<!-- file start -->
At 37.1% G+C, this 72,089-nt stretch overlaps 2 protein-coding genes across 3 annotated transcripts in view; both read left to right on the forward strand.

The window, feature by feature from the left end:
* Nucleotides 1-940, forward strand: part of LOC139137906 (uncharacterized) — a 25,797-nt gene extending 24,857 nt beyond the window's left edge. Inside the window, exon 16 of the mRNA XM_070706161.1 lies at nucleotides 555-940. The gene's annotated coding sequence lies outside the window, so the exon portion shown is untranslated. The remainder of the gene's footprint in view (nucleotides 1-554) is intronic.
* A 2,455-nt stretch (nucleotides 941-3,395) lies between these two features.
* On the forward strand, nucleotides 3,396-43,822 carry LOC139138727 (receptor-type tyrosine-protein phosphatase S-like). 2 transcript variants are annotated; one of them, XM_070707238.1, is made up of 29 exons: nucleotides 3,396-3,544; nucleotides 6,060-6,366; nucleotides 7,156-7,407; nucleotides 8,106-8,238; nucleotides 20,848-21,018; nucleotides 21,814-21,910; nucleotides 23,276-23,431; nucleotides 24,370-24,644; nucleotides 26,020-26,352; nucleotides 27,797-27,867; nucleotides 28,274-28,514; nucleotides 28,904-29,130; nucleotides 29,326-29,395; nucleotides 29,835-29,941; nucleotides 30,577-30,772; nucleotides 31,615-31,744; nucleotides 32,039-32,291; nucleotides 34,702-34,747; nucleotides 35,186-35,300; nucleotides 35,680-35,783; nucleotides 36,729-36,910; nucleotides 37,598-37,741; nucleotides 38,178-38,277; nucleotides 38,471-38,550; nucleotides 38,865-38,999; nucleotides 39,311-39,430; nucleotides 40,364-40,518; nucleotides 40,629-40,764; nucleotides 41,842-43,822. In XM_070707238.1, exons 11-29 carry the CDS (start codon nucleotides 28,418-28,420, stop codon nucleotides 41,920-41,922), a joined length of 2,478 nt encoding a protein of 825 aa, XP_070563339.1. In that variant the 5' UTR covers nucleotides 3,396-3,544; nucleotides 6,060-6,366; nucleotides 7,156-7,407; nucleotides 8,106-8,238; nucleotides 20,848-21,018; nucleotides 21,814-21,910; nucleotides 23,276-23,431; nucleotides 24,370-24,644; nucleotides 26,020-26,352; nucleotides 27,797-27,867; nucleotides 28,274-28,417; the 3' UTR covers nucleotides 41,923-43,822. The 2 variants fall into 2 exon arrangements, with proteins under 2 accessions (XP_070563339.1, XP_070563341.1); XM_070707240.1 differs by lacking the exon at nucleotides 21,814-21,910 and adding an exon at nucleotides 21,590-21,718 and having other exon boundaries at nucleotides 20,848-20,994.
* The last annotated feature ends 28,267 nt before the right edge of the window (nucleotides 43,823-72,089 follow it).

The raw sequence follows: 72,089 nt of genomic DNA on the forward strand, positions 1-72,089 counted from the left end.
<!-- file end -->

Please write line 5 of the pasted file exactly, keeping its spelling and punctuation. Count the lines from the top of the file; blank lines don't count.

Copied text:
* On the forward strand, nucleotides 3,396-43,822 carry LOC139138727 (receptor-type tyrosine-protein phosphatase S-like). 2 transcript variants are annotated; one of them, XM_070707238.1, is made up of 29 exons: nucleotides 3,396-3,544; nucleotides 6,060-6,366; nucleotides 7,156-7,407; nucleotides 8,106-8,238; nucleotides 20,848-21,018; nucleotides 21,814-21,910; nucleotides 23,276-23,431; nucleotides 24,370-24,644; nucleotides 26,020-26,352; nucleotides 27,797-27,867; nucleotides 28,274-28,514; nucleotides 28,904-29,130; nucleotides 29,326-29,395; nucleotides 29,835-29,941; nucleotides 30,577-30,772; nucleotides 31,615-31,744; nucleotides 32,039-32,291; nucleotides 34,702-34,747; nucleotides 35,186-35,300; nucleotides 35,680-35,783; nucleotides 36,729-36,910; nucleotides 37,598-37,741; nucleotides 38,178-38,277; nucleotides 38,471-38,550; nucleotides 38,865-38,999; nucleotides 39,311-39,430; nucleotides 40,364-40,518; nucleotides 40,629-40,764; nucleotides 41,842-43,822. In XM_070707238.1, exons 11-29 carry the CDS (start codon nucleotides 28,418-28,420, stop codon nucleotides 41,920-41,922), a joined length of 2,478 nt encoding a protein of 825 aa, XP_070563339.1. In that variant the 5' UTR covers nucleotides 3,396-3,544; nucleotides 6,060-6,366; nucleotides 7,156-7,407; nucleotides 8,106-8,238; nucleotides 20,848-21,018; nucleotides 21,814-21,910; nucleotides 23,276-23,431; nucleotides 24,370-24,644; nucleotides 26,020-26,352; nucleotides 27,797-27,867; nucleotides 28,274-28,417; the 3' UTR covers nucleotides 41,923-43,822. The 2 variants fall into 2 exon arrangements, with proteins under 2 accessions (XP_070563339.1, XP_070563341.1); XM_070707240.1 differs by lacking the exon at nucleotides 21,814-21,910 and adding an exon at nucleotides 21,590-21,718 and having other exon boundaries at nucleotides 20,848-20,994.